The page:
The Tennessee Supreme Court ruling earlier this week has cast turmoil into the May elections for at least two counties — Shelby and Knox — with early voting set to begin on April 12. The short notice leaves election commissions unable to change the ballots in time, and just last night, State Elections Coordinator Brook Thompson opined that the incumbents cannot be removed from the ballot because the election is less than 40 days away (see the Commercial Appeal).
So, people could vote for the incumbents, but if elected, they could not serve. Instead, it would be up to the local political parties to select a candidate for the August general election (county commission seats are partisan in those two counties).
If there was no opponent from the other party, whomever was selected would be the de facto winner. I’m not comfortable with that at all; it would be better to re-open the filing and let the August election go to the highest vote-getter from any party. At least that way, it would be a representative of the voters, not the political machine.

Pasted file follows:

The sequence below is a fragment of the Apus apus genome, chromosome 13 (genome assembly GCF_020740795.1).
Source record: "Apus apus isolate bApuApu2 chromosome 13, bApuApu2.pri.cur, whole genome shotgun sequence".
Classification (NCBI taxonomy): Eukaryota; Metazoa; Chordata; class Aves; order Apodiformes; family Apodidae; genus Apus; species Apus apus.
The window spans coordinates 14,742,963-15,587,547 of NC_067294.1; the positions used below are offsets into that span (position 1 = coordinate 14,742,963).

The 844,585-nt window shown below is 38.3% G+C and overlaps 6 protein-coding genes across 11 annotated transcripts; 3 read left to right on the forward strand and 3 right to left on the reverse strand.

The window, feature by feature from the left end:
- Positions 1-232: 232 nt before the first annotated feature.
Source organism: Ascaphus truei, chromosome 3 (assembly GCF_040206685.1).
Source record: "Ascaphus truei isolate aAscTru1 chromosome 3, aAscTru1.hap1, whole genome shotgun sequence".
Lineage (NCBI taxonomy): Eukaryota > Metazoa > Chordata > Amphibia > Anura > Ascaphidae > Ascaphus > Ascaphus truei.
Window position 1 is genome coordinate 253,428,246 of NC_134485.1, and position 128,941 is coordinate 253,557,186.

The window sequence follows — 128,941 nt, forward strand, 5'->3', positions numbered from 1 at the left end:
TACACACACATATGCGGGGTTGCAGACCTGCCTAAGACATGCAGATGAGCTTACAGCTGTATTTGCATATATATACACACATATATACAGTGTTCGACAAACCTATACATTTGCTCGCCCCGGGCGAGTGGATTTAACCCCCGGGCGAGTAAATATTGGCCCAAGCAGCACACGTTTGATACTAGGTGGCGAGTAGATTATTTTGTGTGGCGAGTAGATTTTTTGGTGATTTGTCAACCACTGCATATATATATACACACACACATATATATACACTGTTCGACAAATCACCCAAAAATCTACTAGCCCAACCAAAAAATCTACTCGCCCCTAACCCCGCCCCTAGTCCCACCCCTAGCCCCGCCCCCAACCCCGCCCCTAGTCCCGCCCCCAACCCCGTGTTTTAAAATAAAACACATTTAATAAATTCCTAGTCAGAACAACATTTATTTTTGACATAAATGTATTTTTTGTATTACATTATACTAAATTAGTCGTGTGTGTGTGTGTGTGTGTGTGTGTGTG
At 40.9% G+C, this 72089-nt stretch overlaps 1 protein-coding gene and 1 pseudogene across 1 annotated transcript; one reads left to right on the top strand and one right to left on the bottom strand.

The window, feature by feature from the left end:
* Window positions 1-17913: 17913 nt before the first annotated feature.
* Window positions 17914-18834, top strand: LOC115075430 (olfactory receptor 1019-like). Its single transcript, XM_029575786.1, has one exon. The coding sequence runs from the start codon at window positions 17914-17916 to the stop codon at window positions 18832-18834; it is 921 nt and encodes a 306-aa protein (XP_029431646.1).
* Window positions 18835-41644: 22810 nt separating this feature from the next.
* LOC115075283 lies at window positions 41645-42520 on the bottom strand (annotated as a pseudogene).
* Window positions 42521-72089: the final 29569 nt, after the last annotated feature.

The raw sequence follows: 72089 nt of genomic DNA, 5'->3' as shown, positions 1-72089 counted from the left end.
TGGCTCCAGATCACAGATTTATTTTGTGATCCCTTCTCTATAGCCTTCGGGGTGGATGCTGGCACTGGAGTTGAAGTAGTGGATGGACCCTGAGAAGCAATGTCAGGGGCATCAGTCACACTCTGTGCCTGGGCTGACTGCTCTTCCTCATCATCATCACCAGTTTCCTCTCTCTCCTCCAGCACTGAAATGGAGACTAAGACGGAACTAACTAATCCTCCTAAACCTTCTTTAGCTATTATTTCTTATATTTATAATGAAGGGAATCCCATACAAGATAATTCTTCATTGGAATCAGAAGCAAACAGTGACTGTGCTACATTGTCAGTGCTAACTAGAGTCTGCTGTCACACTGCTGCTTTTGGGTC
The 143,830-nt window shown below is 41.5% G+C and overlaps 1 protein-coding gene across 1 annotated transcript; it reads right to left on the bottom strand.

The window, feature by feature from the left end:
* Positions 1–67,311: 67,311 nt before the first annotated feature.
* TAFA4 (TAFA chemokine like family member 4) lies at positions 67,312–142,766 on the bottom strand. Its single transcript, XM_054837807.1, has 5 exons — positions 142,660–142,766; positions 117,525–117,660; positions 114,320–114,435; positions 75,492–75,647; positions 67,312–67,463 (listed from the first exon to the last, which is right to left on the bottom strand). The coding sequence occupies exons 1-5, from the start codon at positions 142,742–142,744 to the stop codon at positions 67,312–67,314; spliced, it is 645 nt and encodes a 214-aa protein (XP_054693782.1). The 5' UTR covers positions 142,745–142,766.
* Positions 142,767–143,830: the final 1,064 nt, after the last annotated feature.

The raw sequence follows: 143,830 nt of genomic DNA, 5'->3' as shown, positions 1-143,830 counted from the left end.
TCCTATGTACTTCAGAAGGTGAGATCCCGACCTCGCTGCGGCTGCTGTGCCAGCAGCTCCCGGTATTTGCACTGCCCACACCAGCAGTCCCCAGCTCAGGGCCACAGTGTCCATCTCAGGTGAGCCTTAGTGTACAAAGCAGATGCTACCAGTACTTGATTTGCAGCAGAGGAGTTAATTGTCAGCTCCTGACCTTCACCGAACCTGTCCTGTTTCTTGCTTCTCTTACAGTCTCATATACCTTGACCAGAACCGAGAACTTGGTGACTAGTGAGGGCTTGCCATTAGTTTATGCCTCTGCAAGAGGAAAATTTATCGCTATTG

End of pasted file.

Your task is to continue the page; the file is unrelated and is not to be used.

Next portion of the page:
While I’m not opposed to term limits, the situation in Knox Co., where two-thirds of the county commission have been deemed ineligible, leaves the probability of a very inexperienced commission… which shifts considerable power to other officeholders and local government staff.
It will be interesting, to say the least.